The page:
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  • Writer's pictureMichelle Du Plessis

The origins of Attachment theory

Updated: Jan 31, 2022

Attachment theory emerged in the 20th century and was pioneered by British psychiatrist John Bowlby. In order to better understand the caregiver-infant relationship and its connection to mental health, Bowlby and his colleagues set out to discover how children's early developmental experiences with caregivers would impact them in later life.


This special bond between caregiver and child is referred to as the attachment bond, or according to Bowlby, the "attachment response". Bowlby had a special focus on genetics and how the attachment response could be linked to our survival as a species – this is important to acknowledge as it points us to how early relationships influence how we develop, thrive and survive as a species.


“Bowlby made his case for the crucial value of attachment-based on evolutionary theory. Like other species, he argued, human beings have a critical period when the attachment response “comes out” (Belsky, 2018. p.107).


The development of attachment during infancy (Milestones)


Infanthood is a challenging time of life, especially when our survival is heavily dependent on the competencies of our caregivers. Bowlby devised that various attacment responses are activated to ensure the survival of the infant, especially when under threat.


An infant will display ‘proximity seeking’ behaviour in order to keep their caregiver close and responsive to their needs and safety. These behaviours typically last until age three if the child can hold a safe internal model or representation of the caregiver in their mind. These attachment phases have been categorised into the sequence below according to John Bowlby's attachment sequence.


The pre-attachment phase

Bowlby believed that there is a pre-attachment phase (the first three months of life), where an infant will not display any preference for a particular caregiver or show any obvious attachment responses. However, Belsky (2018) argues this by mentioning that a baby’s first smile ‘The Social Smile’ (occurring at around 2 months of age), is a significant marker for the attachment journey, as it can evoke a powerful attachment response from the caregiver - it is important to acknowledge that the attachment relationship is bi-directional and the infant cannot be viewed in isolation.


Attachment in the making

The second phase of attachment occurs between four and seven months. This phase is usually present in the first four to five months of life and is referred to as ‘Attachment in the making’. During this phase, babies tend to show a preference for specific caregivers but are still content to be in the care of less familiar people - this is assumed to be due to the infant’s developing brain not yet having the cognitive ability to fully distinguish certain characteristics between objects.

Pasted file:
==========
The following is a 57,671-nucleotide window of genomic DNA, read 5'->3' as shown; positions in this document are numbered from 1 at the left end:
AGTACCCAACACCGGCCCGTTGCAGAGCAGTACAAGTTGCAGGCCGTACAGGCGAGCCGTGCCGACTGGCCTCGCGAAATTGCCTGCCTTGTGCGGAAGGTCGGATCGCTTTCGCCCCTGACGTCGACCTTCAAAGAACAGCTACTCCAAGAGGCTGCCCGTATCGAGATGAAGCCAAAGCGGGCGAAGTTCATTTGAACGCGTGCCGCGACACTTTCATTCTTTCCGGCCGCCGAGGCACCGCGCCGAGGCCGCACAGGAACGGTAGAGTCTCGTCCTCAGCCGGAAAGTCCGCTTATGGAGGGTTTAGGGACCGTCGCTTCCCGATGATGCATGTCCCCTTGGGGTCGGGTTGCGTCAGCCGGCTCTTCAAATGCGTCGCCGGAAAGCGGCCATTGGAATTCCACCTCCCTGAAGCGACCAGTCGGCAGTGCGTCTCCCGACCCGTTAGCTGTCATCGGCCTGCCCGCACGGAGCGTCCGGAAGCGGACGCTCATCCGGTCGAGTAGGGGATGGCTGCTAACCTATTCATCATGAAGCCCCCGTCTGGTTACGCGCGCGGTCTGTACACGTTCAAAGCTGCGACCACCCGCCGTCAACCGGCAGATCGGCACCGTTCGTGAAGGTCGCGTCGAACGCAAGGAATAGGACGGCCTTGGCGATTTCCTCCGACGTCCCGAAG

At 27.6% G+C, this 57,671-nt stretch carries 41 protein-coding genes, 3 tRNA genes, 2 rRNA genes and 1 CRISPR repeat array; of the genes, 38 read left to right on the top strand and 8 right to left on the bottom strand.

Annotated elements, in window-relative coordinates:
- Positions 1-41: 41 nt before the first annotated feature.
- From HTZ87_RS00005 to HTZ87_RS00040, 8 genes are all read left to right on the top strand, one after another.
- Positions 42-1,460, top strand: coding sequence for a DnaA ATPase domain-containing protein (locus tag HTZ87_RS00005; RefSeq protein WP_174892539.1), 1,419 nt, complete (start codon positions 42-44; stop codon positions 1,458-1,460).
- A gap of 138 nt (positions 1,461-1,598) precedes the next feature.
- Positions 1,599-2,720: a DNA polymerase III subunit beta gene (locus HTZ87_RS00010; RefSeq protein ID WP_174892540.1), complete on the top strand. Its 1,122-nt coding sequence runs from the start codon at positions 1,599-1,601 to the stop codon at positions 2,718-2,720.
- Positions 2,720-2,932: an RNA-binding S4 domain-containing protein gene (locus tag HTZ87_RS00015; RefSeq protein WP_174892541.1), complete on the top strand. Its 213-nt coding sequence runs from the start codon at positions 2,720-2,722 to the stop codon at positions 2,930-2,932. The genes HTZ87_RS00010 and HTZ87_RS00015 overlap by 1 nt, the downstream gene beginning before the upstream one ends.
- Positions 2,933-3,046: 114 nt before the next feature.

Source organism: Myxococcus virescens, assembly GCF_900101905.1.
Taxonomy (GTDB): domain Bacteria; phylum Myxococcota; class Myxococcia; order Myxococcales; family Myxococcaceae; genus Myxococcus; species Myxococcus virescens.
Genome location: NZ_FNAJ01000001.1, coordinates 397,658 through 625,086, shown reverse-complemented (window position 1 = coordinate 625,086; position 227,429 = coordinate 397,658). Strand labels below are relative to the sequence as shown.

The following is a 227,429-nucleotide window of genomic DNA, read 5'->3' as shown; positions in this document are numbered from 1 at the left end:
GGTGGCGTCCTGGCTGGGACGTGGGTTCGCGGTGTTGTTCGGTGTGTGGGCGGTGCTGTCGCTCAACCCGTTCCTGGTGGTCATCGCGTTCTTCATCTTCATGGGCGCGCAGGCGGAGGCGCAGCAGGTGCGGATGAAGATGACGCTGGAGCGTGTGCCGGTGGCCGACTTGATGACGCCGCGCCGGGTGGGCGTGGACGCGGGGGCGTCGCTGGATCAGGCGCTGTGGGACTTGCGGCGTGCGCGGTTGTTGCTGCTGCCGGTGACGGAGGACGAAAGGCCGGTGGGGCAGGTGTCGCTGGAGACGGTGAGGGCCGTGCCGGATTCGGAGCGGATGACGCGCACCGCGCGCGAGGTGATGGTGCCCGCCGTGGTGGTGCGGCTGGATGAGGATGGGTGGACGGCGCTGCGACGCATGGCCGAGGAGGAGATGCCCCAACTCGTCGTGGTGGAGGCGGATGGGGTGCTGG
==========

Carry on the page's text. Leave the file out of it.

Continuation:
Clear-cut or focused attachment

According to Belsky, the full-blown attachment response becomes apparent at around seven to eight months of age. At this phase, the baby is showing a preference for specific caregivers and may show signs of distress if the caregiver leaves (depending on their attachment style) - This specific kind of distress is referred to as ‘separation anxiety'. This response occurs at the same time the child is beginning to become more mobile and exploring their world – which often comes with bumps and bruises


They will also begin to develop something called ‘stranger anxiety’ as they start to avoid or even become afraid of unfamiliar people. The child is now beginning to recognise their primary caregiver as a secure base and will try to remain close to their attachment figure, especially when they are feeling vulnerable.

As the child begins to develop a curiosity about the world and an urge to explore it, they will naturally check for validation from their caregiver when trying something new or meeting new people to measure whether it is safe or not. This checking back is referred to as ‘social referencing’ and indicates that the infant trusts their caregiver to guide them in making safe decisions.


References

Belsky, J. (2018). Experiencing childhood and adolescence. New York: Worth Publishers. (ISBN 13: 9781319187743)(Ebook: 9781319188207)


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